We haven’t looked at a “tough question” in a while. Let’s continue tackling papal infallibility with: “How can a group of fallible men elect a fallible man as their leader who then becomes infallible through the election?”
We know of many things Peter said and did wrong. (Can you imagine how he might have felt, reading one of the Gospels? “Hey, Matt, did you have to put that in there?”) None of these are infallible, by far.
Look closely at Matt 16:15-17:
He said to them, "But who do you say that I am?" Simon Peter said in reply, "You are the Messiah, the Son of the living God." Jesus said to him in reply, "Blessed are you, Simon son of Jonah. For flesh and blood has not revealed this to you, but my heavenly Father.
Peter’s belief in Jesus didn’t come from man – didn’t originate in man – it came as a revelation from God the Father, from heaven. The truth Peter spoke here, he spoke because God revealed that truth to him.
(It’s worth noting 2 Peter 1:21, also: “For no prophecy ever came through human will; but rather human beings moved by the Holy Spirit spoke under the influence of God.”)
Our trust in papal infallibility comes not from trust in the greatness of men but in the greatness of God. Papal infallibility comes naturally from a belief that God meant what was said in the next few verses of the Gospel of Matthew:
“And so I say to you, you are Peter, and upon this rock I will build my church, and the gates of the netherworld shall not prevail against it. I will give you the keys to the kingdom of heaven. Whatever you bind on earth shall be bound in heaven; and whatever you loose on earth shall be loosed in heaven.” (Matt 16:18-19)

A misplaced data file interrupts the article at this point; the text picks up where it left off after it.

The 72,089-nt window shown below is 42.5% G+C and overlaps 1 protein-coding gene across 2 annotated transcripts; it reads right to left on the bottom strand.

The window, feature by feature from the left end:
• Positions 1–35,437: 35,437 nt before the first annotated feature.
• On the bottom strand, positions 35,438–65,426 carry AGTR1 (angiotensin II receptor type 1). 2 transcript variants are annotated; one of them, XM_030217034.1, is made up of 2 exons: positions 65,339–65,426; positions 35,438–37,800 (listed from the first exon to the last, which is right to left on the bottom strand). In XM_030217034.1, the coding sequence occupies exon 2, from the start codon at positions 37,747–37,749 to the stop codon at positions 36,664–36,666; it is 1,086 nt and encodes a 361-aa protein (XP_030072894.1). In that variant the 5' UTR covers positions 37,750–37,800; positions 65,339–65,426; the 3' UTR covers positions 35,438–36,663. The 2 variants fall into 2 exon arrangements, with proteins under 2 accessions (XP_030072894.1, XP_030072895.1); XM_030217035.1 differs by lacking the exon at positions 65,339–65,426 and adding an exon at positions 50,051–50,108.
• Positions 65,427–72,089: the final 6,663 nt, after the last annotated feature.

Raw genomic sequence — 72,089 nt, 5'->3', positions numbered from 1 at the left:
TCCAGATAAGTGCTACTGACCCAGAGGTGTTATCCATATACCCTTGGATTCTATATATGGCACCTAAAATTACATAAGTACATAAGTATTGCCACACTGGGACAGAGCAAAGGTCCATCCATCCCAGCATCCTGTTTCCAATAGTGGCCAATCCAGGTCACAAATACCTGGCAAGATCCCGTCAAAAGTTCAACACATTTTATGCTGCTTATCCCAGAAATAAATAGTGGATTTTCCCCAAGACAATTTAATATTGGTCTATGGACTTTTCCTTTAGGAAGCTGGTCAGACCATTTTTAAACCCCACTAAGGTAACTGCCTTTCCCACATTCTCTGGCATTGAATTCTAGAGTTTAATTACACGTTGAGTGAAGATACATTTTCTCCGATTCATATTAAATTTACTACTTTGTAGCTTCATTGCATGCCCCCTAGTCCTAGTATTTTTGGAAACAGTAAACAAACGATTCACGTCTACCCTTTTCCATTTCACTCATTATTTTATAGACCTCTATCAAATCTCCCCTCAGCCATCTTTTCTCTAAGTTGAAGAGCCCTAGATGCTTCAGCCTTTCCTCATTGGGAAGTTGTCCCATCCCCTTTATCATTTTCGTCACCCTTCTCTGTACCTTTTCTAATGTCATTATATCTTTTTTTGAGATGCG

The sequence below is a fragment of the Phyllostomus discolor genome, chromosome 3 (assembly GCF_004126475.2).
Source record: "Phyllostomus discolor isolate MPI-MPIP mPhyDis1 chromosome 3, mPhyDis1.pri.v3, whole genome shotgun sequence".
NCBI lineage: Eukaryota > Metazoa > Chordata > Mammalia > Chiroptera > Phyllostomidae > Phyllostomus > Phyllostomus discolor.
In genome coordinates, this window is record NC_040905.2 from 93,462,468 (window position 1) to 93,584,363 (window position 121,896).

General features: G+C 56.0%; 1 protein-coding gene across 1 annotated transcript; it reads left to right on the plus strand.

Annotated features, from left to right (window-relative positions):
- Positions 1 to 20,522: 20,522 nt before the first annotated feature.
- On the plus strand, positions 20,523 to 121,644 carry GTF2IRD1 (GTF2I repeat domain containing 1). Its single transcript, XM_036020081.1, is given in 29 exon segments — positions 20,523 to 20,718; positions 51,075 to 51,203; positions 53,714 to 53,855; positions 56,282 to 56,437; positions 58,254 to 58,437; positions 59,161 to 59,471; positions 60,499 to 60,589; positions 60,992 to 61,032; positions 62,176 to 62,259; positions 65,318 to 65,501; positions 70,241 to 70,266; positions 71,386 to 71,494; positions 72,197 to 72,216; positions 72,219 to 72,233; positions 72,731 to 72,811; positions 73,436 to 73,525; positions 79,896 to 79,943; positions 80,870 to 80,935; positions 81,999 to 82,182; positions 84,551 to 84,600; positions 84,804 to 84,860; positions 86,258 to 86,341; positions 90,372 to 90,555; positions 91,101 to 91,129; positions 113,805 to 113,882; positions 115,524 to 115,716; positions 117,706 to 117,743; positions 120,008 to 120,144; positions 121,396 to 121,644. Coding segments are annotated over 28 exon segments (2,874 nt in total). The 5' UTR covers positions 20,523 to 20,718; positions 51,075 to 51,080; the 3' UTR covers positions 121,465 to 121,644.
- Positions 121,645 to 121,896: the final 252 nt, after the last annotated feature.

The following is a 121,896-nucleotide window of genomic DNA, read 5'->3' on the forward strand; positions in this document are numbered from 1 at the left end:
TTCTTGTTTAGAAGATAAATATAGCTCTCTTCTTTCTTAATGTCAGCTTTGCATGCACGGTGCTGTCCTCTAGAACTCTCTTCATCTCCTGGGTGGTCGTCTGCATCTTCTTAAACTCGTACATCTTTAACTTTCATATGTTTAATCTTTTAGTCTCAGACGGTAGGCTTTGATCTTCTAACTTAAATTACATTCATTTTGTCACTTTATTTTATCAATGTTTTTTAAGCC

“[T]he gates of the netherworld shall not prevail against [my church].”
If the pope taught something as divinely revealed truth, as an integral part of Catholic faith, that was false, then Jesus’ statement above is a lie. If false teachings have become part of the church, then the great purveyor of lies – Satan – has prevailed against it.
If we believe Jesus’ words, then we must believe that He backs them up, that He will prevent anything other than Truth from becoming part of His Church.
We know Peter made lots of mistakes and said lots of things that were wrong, but these were his personal mistakes and opinions. Peter, any subsequent pope, or any other bishop, can make as few or many mistakes as they happen to make; that has nothing to do with infallibility. Infallability, again, is a faith in God’s power, not in men’s. We believe that if something is stated as part of official Church doctrine, by someone with the authority to do so, then it must be true because God would not allow it to be otherwise.